The challenge with enterprise systems is that they are expensive, complex, broad, and cumbersome to customize. If a project manager is responsible for building out a team for a competitive bid, they need to be able to easily access, analyze, and identify the best people for the project in a timely manner. Enterprise systems can cause bottlenecks and confusion for managers who need to identify the right people with the right capabilities to make an effective business decision.
Is There a Better Way to Proactively and Efficiently Identify Skills Gaps?
Build A Skills Inventory
A skills inventory is a collection of current employees’ skills, experience, and capabilities that help business leaders analyze the current state of their workforce and plan for future business objectives.
Why Do You Need A Skills Inventory?
A skills inventory provides organized insight into the current skills and capabilities of your workforce. Understanding your current skills and capabilities can help you plan for future business initiatives, build high-performance teams, win new business, and refine your hiring process.
What Characteristics Should My Skills Inventory Have?
1| Use a Centralized System
Avoid disorganization and inefficiencies by housing your skills inventory in a centralized, easily accessible system. Employees should be able to access their surveys and results easily and managers shouldn’t have to hunt down answers. The goal of a skills inventory is to provide data at the fingertips of managers so they can make instant, informed decisions.
2| Provide Instant Access To Relevant Insights
Business leaders should maintain a dynamic skills inventory that provides instant access to relevant answers. Managers can make future decisions based on living and breathing data rather than historical, static data. They can plan for expansion and win more business all by having accurate, current information at their fingertips.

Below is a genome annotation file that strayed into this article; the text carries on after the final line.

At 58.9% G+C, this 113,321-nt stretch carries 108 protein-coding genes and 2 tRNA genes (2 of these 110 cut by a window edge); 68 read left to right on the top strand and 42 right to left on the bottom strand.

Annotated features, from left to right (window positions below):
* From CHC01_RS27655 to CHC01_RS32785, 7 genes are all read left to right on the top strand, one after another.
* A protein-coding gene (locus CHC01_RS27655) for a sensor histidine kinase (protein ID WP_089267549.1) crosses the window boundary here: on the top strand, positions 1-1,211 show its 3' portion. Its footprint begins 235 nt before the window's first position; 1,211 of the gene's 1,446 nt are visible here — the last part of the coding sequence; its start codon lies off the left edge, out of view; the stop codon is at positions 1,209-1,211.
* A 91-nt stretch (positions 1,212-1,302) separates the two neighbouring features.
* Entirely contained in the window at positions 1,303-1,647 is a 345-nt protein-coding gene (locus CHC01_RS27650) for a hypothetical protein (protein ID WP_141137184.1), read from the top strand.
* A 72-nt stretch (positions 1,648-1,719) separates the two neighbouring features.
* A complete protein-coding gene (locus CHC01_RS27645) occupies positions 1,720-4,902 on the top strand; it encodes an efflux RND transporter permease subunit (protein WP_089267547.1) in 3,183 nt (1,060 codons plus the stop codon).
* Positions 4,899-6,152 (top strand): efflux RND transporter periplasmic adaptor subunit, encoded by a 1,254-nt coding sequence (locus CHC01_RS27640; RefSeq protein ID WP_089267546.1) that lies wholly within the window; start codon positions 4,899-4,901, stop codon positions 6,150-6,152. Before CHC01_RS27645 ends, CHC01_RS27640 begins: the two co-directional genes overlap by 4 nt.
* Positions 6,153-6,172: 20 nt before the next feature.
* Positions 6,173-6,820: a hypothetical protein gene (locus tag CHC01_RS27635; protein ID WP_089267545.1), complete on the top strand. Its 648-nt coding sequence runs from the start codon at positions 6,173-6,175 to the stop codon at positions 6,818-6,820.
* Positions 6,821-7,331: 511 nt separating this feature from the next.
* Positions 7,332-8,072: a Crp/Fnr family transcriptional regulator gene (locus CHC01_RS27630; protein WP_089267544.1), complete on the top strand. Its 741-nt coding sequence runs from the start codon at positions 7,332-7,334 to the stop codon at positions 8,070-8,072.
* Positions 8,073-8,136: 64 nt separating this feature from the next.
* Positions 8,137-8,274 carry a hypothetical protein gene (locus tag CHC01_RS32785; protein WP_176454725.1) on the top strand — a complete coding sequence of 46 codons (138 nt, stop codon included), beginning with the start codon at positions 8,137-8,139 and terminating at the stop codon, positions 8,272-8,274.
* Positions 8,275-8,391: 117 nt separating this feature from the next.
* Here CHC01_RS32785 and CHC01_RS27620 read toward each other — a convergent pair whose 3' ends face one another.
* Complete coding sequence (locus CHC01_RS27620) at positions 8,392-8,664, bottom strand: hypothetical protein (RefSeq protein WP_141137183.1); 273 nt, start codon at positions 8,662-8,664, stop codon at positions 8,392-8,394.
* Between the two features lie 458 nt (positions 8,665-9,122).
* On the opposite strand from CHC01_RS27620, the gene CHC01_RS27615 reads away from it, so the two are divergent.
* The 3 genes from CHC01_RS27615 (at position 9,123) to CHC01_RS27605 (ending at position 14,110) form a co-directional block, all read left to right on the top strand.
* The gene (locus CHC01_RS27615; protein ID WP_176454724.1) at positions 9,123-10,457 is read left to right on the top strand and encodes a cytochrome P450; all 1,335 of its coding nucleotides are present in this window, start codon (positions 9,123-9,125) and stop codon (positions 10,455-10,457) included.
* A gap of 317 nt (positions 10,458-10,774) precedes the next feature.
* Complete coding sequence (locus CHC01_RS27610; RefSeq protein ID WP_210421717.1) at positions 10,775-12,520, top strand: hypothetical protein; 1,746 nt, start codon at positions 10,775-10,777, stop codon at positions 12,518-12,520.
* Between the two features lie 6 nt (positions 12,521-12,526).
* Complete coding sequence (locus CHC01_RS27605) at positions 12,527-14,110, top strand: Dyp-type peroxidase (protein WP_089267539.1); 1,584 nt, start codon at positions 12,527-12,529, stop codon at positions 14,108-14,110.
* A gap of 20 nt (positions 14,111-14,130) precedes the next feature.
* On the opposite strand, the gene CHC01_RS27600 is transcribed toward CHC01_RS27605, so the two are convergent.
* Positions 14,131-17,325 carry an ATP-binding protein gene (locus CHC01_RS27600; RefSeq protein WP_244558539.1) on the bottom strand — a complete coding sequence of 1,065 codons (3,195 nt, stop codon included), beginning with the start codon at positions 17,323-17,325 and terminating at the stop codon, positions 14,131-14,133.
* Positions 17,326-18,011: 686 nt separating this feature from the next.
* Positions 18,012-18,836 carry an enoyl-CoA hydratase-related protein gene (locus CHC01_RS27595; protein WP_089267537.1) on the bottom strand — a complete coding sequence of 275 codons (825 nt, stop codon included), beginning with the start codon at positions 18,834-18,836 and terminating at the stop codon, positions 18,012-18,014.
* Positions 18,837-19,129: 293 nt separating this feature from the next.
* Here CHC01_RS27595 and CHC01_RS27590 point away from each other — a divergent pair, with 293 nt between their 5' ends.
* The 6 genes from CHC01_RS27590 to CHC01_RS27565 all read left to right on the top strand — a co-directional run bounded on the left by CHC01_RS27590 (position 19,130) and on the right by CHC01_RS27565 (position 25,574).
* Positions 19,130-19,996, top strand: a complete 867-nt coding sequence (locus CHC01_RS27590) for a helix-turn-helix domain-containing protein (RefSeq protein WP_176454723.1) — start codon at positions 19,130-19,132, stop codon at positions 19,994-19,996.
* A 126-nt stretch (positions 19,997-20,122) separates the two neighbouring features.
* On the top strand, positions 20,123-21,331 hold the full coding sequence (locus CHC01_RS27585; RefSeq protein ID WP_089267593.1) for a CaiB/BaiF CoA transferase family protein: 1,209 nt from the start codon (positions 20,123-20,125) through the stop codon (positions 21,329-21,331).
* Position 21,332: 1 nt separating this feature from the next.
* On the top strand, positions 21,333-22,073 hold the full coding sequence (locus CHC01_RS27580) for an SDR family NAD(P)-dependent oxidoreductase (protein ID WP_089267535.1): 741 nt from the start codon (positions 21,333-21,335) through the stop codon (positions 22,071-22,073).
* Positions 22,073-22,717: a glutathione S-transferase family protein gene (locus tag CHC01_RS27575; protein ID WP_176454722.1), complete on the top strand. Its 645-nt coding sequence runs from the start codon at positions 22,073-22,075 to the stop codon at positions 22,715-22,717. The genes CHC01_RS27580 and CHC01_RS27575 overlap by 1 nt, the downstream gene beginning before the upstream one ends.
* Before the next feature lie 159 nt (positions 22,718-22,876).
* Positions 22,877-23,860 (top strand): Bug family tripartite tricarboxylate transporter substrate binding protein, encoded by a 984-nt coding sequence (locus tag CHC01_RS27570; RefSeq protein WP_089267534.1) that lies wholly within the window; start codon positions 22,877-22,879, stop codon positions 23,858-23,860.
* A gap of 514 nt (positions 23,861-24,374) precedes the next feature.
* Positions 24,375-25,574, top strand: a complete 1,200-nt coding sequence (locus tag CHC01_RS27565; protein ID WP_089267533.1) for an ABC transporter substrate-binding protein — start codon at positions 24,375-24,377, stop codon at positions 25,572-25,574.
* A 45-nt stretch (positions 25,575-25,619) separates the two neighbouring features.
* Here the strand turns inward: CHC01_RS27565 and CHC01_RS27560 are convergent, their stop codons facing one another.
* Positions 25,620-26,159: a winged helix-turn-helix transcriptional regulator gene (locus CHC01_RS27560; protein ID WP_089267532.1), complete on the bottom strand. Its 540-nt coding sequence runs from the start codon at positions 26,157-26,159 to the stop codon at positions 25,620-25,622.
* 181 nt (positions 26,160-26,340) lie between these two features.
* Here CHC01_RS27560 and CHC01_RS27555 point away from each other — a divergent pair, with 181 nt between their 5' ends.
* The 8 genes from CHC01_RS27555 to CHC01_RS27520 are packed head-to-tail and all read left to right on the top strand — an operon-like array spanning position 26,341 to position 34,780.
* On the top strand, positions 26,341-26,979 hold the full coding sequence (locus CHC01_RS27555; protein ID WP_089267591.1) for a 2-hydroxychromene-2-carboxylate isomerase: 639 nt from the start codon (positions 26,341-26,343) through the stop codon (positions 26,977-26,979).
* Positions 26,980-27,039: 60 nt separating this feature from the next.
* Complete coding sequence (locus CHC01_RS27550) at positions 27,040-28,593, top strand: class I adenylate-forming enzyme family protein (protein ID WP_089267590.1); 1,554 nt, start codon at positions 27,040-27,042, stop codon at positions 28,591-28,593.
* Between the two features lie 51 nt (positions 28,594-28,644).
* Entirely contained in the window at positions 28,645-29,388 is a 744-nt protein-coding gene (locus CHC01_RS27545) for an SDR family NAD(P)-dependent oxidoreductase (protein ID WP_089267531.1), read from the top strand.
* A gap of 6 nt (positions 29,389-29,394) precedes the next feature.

Maintaining a dynamic skills inventory also requires consistent input from employees and managers. This provides a double-sided benefit. First, consistent input keeps your skills inventory populated with up-to-date data. This is key to producing relevant, instant answers to managers’ queries.
Second, seeking consistent input increases engagement and promotes a learning culture. Seeking career growth is the #1 reason top talent leave jobs. Consistent surveys put growth front of mind for employees and help managers tailor development programs to the current needs of their workforce. By prioritizing and promoting continuous learning, you are not only more likely to retain top talent but also strengthen your workforce’s capabilities.
3| Leverage the Power of Visualizations
While spreadsheets provide an organized repository for data, managers must be able to easily interpret that data to make timely business decisions. Sorting through rows of ratings and analyzing tables in Excel can be complex and time-consuming.
Utilizing visualizations empowers managers to easily and quickly interpret gaps so they can spend more time developing great solutions from their insights. Visualizations are also dynamic. You can identify changes more easily, so you can not only track your employees' skills but their growth as well.
The skills gap will continue to grow as we move further into the age of digital transformation. How business leaders tackle these gaps will in large part determine the success of their organization. As the way we work changes, so should our approach to how we identify gaps and optimize our workforce for success.